After four long years, a San Francisco judge this afternoon lifted the city's longstanding bicycle injunction, overruling the objections of Rob Anderson and his attorney, Mary Miles. Here's the ruling (PDF), and here's the press release from City Attorney Dennis Herrera:
San Francisco Superior Court Judge Peter J. Busch issued an order late this afternoon finding San Francisco in compliance with the California Environmental Quality Act, or CEQA, in seeking to implement its Bicycle Plan citywide. The ruling effectively dissolves an injunction that continued to prohibit City engineers from moving forward on some planned bicycle route improvements intended to enhance the safety and usability of streets for bicyclists. A previous order from Nov. 2009 lifted significant portions of the original 2006 injunction, but left limited restrictions intact while the adequacy of environmental review for certain projects was adjudicated.
"I am very gratified by the ruling from Judge Busch, who carefully considered an enormous amount of evidence in this case, and found that the City met its environmental review requirements," said City Attorney Dennis Herrera. "Today's decision clears an important hurdle toward making San Francisco safer for bicyclists, and healthier for all of us. I am very thankful to the many dedicated public servants involved in this policy initiative and meeting the stringent legal requirements to fulfill it, including Mayor Gavin Newsom and the Board of Supervisors, the Municipal Transportation Agency, and the Planning Department."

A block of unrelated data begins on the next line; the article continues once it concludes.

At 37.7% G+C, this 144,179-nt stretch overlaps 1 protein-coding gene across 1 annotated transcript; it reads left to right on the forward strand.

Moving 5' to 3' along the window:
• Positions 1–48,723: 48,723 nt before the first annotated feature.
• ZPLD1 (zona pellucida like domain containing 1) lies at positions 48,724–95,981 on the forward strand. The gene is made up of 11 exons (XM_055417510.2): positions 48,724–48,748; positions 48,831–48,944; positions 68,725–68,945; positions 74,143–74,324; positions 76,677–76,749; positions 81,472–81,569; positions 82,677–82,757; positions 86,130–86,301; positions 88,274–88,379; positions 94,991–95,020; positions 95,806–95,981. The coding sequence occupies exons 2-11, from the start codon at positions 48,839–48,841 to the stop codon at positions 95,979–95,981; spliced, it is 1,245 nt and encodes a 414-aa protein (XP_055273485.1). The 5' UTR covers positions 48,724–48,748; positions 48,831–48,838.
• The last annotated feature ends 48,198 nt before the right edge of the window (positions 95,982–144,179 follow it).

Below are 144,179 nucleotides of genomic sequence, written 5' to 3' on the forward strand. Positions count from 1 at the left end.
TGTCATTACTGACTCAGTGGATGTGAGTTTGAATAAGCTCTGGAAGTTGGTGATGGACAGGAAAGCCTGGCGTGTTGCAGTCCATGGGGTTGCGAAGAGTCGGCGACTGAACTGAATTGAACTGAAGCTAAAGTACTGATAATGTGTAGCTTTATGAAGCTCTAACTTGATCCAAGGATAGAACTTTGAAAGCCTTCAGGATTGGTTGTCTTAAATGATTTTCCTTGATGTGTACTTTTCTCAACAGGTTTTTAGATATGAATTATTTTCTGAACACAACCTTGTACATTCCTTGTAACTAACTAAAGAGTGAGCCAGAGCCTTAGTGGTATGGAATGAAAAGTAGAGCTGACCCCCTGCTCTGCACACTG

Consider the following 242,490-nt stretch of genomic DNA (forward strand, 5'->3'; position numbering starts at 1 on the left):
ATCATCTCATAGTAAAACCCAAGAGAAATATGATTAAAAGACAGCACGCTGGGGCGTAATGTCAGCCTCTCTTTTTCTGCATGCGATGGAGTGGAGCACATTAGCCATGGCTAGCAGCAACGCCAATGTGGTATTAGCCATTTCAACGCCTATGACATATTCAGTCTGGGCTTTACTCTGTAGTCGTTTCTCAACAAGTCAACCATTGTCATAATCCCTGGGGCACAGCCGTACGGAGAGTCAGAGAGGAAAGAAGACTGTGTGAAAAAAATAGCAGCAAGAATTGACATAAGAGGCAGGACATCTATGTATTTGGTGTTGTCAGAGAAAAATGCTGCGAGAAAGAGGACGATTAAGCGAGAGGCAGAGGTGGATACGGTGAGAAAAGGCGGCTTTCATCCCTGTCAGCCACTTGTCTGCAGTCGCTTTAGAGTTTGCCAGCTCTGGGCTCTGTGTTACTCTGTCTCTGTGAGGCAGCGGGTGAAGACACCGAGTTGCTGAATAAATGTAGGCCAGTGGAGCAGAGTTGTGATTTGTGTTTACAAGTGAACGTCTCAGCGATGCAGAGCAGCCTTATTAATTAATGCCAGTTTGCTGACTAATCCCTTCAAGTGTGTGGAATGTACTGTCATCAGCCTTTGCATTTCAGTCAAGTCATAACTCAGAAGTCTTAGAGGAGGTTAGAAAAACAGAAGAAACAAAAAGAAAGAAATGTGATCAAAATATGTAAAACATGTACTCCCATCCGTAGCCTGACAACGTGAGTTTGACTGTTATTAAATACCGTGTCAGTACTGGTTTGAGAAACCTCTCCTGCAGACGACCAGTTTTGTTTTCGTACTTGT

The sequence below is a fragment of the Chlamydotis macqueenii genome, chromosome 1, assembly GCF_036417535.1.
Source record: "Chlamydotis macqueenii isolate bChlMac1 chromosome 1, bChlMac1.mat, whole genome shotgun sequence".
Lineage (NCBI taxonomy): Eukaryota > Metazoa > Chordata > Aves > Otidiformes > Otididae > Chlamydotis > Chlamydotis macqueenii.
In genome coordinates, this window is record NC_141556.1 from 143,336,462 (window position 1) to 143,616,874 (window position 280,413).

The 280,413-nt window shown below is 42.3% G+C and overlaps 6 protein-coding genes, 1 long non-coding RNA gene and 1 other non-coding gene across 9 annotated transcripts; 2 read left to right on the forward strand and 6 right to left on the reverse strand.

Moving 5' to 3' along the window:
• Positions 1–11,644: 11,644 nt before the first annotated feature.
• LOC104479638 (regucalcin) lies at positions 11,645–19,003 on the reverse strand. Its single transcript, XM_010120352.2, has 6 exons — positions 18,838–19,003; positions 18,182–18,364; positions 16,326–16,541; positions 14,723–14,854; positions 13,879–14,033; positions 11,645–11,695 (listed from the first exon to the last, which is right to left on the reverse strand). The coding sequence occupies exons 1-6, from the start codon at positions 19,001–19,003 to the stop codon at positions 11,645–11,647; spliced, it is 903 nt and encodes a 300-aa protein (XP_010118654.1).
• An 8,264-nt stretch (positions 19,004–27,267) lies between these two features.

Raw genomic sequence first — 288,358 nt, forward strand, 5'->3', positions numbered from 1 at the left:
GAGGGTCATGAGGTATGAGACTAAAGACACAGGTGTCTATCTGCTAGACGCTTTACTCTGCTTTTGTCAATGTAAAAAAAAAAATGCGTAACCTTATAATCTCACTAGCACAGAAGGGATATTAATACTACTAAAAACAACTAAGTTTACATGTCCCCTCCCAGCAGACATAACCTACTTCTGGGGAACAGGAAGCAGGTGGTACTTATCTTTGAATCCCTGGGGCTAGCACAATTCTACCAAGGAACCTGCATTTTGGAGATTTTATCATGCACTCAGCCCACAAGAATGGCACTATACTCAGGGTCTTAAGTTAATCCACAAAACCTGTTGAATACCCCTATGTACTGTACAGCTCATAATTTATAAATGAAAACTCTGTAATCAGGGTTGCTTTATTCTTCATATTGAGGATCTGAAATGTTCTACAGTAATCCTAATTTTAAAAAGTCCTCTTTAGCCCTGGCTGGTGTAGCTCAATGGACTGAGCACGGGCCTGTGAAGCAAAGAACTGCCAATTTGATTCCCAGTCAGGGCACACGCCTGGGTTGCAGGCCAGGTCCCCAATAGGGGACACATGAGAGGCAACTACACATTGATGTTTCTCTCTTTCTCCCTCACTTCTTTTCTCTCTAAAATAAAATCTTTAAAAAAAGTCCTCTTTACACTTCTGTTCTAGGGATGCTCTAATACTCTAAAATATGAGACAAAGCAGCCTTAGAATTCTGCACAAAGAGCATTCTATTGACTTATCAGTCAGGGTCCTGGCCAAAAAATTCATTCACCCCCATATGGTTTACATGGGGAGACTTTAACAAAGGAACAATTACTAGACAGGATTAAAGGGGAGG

The case is: Coalition for Adequate Review et al. v. City and County of San Francisco, San Francisco Superior Court No. 505-509, filed July 28, 2005. A copy of the order is available on the City Attorney's Web site at http://www.sficityattorney.org/.
Bryan Goebel is a reporter at KQED Public Radio in San Francisco. A veteran journalist and writer, he helped launch Streetsblog SF in 2009 and served as editor for three years. He lives car-free in the Castro District.